RandyThe day I went to her office to put my signature on the articles of incorporation she threw a curveball my way. “I have several clients looking for a label for some of their smaller projects, would you be interested?” I was all ears. “Both Ronnie Hawkins and Randy Bachman are both working on things that might give your label the boost you need.” I must have stared at her, speechless, for an eternity. I just smiled and nodded my head. Not wanting to look insanely zealous I played it cool and said “Let me get the label on solid ground first and we’ll talk again.”

BCR_thumbBy year end I’d signed Goddo, Geoff Gibbon’s Silverlode, Brutus, Figures At Dawn, The Fast (a historically overlooked punk act from NYC),  and David Quinton along with Terry Draper’s children’s album, a collection of Dee Long’s 1980’s recordings, and a Bay City Rollers tribute album. The staff of Sam The Record Man were very supportive and were helpful in connecting me to their suppliers. At the time I was distributing our CDs through IndiePool – a very cutting edge independent start-up distributor run by Gregg Torrance and former Eight Seconds keyboardist Frank “Fish” Levin who had done amazing work for me up until then. But to attract the likes of Klaatu, Ronnie Hawkins and Randy Bachman to the label I needed a bigger, more established distributor.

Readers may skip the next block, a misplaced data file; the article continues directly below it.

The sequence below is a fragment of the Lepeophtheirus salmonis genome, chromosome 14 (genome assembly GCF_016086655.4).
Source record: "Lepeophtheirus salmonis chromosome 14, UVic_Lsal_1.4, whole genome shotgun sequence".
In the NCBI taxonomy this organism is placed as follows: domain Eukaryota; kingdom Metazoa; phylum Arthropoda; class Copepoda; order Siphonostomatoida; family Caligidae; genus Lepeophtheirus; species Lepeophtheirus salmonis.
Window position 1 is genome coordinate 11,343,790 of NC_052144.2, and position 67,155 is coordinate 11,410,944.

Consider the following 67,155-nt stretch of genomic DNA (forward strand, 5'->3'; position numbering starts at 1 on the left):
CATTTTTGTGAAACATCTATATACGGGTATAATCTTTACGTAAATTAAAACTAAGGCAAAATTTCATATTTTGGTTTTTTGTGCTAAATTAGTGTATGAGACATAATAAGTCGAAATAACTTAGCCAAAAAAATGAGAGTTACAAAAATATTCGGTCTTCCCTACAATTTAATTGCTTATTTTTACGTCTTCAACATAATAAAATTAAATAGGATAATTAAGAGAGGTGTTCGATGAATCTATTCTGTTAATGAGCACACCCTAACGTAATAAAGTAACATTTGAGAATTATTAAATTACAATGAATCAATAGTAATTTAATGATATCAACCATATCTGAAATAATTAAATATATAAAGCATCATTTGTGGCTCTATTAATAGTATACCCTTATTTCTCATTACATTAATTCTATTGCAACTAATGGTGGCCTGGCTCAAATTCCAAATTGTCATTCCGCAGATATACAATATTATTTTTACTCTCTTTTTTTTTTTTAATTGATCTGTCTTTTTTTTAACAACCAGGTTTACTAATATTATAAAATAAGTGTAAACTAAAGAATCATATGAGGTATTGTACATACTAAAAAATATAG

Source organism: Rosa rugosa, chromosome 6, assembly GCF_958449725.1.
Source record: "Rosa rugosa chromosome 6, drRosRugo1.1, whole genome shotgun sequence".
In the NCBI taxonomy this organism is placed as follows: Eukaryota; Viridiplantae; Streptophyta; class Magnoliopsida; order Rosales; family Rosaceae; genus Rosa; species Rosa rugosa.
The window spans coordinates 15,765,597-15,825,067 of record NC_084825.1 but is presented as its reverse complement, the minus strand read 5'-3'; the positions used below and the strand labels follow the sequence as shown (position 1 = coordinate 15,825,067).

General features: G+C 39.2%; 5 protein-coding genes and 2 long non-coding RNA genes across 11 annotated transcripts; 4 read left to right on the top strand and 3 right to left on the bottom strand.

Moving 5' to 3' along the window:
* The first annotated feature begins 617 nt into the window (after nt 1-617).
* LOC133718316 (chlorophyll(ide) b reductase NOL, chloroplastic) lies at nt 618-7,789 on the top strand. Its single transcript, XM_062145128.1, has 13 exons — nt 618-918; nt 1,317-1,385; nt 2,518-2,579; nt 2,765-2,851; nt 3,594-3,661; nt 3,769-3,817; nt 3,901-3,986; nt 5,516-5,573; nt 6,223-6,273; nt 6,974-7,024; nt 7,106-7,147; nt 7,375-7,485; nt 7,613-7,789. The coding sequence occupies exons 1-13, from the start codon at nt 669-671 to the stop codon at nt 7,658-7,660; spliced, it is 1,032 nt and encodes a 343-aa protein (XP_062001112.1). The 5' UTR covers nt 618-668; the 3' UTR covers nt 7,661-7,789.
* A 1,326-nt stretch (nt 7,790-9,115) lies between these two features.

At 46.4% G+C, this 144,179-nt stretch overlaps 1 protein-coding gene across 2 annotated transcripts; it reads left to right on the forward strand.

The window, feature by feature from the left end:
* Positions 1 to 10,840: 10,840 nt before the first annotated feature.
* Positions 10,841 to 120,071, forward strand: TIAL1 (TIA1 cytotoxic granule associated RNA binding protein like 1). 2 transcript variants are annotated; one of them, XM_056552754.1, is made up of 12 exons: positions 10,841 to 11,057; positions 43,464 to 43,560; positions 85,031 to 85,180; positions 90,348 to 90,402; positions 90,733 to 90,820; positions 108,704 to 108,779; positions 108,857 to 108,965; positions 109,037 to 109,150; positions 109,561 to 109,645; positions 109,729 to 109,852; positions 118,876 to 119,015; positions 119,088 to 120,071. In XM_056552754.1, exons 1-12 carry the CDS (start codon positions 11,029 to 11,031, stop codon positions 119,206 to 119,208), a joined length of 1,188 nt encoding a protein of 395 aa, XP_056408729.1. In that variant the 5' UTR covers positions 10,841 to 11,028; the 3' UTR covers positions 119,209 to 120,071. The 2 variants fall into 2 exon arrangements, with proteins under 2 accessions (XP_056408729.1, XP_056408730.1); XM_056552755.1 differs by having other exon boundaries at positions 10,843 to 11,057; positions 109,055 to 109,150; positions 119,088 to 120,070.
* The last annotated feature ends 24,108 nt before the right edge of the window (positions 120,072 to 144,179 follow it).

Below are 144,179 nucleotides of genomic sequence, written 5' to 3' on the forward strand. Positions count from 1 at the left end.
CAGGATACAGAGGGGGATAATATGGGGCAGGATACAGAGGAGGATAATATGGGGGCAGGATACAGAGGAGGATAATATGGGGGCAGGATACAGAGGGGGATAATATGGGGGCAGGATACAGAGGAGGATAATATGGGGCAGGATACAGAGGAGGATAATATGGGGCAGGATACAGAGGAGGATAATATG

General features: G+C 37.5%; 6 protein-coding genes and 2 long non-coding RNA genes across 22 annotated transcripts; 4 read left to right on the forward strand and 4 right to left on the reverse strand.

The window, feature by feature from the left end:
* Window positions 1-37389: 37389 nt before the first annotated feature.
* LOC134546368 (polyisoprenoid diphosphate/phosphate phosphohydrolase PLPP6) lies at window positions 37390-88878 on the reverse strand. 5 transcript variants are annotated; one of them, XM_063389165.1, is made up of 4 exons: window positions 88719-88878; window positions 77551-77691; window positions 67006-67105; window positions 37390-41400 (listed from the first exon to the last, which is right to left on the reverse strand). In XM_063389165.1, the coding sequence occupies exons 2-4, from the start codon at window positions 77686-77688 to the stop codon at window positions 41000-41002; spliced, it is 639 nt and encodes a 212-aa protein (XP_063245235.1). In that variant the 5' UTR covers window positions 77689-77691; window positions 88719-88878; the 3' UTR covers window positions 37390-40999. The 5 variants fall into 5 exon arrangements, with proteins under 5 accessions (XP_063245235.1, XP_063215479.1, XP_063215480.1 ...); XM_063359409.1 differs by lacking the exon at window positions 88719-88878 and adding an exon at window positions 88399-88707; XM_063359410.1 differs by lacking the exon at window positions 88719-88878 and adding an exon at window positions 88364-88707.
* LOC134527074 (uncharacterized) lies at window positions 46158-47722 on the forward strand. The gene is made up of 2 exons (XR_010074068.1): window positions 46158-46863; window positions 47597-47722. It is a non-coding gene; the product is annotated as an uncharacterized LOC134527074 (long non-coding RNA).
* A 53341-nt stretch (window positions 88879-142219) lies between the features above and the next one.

FastEnter Dominique Zgarka’s KOCH Canada. Former bass player for The Fast and Sam The Record Man head office rep Lou Bova put me in touch with KOCH buyer Chris Vatour. I met with Chris at their old office in Scarborough and dropped 20 CDs on his desk from our existing catalog. Within minutes we were discussing KOCH representing Bullseye. By early 2000 we were hooked up and plotting a release schedule for national distribution. It was time to call Susan Abramovitch and quit my day job.

SuzanneMy relationship with Randy Bachman started through his Ranbach Music office staff first. Office manager Suzanne Little (solo artist and former member of Lava Hay) and Randy’s manager/son-in-law Paul Whitteker. Paul and I talked a few times a week and occasionally phone conferenced with Randy and Suzanne to lay out what Randy’s expectations were and what Bullseye’s battle plans would be, generally, and specifically to Randy’s projects.